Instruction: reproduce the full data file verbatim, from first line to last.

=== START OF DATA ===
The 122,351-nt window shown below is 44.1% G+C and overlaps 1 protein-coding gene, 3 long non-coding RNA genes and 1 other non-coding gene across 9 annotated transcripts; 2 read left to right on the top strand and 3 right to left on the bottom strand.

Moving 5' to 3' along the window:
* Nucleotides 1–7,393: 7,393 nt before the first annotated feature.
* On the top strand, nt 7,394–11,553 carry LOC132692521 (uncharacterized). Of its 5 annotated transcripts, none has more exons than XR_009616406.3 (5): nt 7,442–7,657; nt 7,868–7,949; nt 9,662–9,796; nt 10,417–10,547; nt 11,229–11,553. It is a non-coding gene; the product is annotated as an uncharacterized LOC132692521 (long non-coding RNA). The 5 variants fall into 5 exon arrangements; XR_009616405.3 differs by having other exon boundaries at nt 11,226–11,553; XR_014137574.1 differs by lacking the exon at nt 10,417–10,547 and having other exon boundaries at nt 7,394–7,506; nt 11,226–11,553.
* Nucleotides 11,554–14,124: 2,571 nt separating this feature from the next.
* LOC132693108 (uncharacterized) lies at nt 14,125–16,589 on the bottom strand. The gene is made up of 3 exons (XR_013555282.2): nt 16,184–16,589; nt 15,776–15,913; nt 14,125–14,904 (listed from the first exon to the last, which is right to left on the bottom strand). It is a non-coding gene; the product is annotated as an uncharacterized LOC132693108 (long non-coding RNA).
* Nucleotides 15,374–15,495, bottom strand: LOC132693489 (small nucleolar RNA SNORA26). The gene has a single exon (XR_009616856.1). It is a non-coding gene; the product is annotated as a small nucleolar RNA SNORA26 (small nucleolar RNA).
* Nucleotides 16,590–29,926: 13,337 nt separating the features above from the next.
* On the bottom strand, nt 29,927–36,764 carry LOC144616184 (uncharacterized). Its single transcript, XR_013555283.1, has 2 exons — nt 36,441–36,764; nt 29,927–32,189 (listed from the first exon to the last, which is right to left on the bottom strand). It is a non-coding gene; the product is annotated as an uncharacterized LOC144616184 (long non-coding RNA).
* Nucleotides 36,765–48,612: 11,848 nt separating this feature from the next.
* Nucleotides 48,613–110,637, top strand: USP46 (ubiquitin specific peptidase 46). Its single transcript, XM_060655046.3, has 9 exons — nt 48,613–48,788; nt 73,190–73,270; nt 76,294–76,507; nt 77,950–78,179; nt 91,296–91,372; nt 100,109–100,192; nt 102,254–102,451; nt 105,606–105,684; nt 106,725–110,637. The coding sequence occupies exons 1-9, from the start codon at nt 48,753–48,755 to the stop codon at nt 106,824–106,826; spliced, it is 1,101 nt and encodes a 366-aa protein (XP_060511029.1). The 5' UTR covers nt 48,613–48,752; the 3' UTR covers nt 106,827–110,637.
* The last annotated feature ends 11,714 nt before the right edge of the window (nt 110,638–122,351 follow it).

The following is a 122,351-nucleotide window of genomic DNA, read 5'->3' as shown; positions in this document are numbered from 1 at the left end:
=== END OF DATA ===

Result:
The 122,351-nt window shown below is 44.1% G+C and overlaps 1 protein-coding gene, 3 long non-coding RNA genes and 1 other non-coding gene across 9 annotated transcripts; 2 read left to right on the top strand and 3 right to left on the bottom strand.

Moving 5' to 3' along the window:
* Nucleotides 1–7,393: 7,393 nt before the first annotated feature.
* On the top strand, nt 7,394–11,553 carry LOC132692521 (uncharacterized). Of its 5 annotated transcripts, none has more exons than XR_009616406.3 (5): nt 7,442–7,657; nt 7,868–7,949; nt 9,662–9,796; nt 10,417–10,547; nt 11,229–11,553. It is a non-coding gene; the product is annotated as an uncharacterized LOC132692521 (long non-coding RNA). The 5 variants fall into 5 exon arrangements; XR_009616405.3 differs by having other exon boundaries at nt 11,226–11,553; XR_014137574.1 differs by lacking the exon at nt 10,417–10,547 and having other exon boundaries at nt 7,394–7,506; nt 11,226–11,553.
* Nucleotides 11,554–14,124: 2,571 nt separating this feature from the next.
* LOC132693108 (uncharacterized) lies at nt 14,125–16,589 on the bottom strand. The gene is made up of 3 exons (XR_013555282.2): nt 16,184–16,589; nt 15,776–15,913; nt 14,125–14,904 (listed from the first exon to the last, which is right to left on the bottom strand). It is a non-coding gene; the product is annotated as an uncharacterized LOC132693108 (long non-coding RNA).
* Nucleotides 15,374–15,495, bottom strand: LOC132693489 (small nucleolar RNA SNORA26). The gene has a single exon (XR_009616856.1). It is a non-coding gene; the product is annotated as a small nucleolar RNA SNORA26 (small nucleolar RNA).
* Nucleotides 16,590–29,926: 13,337 nt separating the features above from the next.
* On the bottom strand, nt 29,927–36,764 carry LOC144616184 (uncharacterized). Its single transcript, XR_013555283.1, has 2 exons — nt 36,441–36,764; nt 29,927–32,189 (listed from the first exon to the last, which is right to left on the bottom strand). It is a non-coding gene; the product is annotated as an uncharacterized LOC144616184 (long non-coding RNA).
* Nucleotides 36,765–48,612: 11,848 nt separating this feature from the next.
* Nucleotides 48,613–110,637, top strand: USP46 (ubiquitin specific peptidase 46). Its single transcript, XM_060655046.3, has 9 exons — nt 48,613–48,788; nt 73,190–73,270; nt 76,294–76,507; nt 77,950–78,179; nt 91,296–91,372; nt 100,109–100,192; nt 102,254–102,451; nt 105,606–105,684; nt 106,725–110,637. The coding sequence occupies exons 1-9, from the start codon at nt 48,753–48,755 to the stop codon at nt 106,824–106,826; spliced, it is 1,101 nt and encodes a 366-aa protein (XP_060511029.1). The 5' UTR covers nt 48,613–48,752; the 3' UTR covers nt 106,827–110,637.
* The last annotated feature ends 11,714 nt before the right edge of the window (nt 110,638–122,351 follow it).

The following is a 122,351-nucleotide window of genomic DNA, read 5'->3' as shown; positions in this document are numbered from 1 at the left end: